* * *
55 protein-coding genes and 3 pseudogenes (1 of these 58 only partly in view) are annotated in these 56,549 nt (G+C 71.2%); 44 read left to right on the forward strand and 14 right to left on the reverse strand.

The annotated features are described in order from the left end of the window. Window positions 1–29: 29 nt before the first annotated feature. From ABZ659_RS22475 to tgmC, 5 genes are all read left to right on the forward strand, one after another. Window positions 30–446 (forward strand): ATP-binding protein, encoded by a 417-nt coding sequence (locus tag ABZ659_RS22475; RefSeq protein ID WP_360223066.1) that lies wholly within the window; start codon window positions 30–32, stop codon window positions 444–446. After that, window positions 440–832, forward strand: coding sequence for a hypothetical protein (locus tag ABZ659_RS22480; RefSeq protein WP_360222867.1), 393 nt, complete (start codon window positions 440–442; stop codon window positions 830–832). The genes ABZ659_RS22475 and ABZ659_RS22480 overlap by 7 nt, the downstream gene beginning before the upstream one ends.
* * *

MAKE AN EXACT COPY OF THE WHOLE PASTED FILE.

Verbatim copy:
55 protein-coding genes and 3 pseudogenes (1 of these 58 only partly in view) are annotated in these 56,549 nt (G+C 71.2%); 44 read left to right on the forward strand and 14 right to left on the reverse strand.

The annotated features are described in order from the left end of the window. Window positions 1–29: 29 nt before the first annotated feature. From ABZ659_RS22475 to tgmC, 5 genes are all read left to right on the forward strand, one after another. Window positions 30–446 (forward strand): ATP-binding protein, encoded by a 417-nt coding sequence (locus tag ABZ659_RS22475; RefSeq protein ID WP_360223066.1) that lies wholly within the window; start codon window positions 30–32, stop codon window positions 444–446. After that, window positions 440–832, forward strand: coding sequence for a hypothetical protein (locus tag ABZ659_RS22480; RefSeq protein WP_360222867.1), 393 nt, complete (start codon window positions 440–442; stop codon window positions 830–832). The genes ABZ659_RS22475 and ABZ659_RS22480 overlap by 7 nt, the downstream gene beginning before the upstream one ends.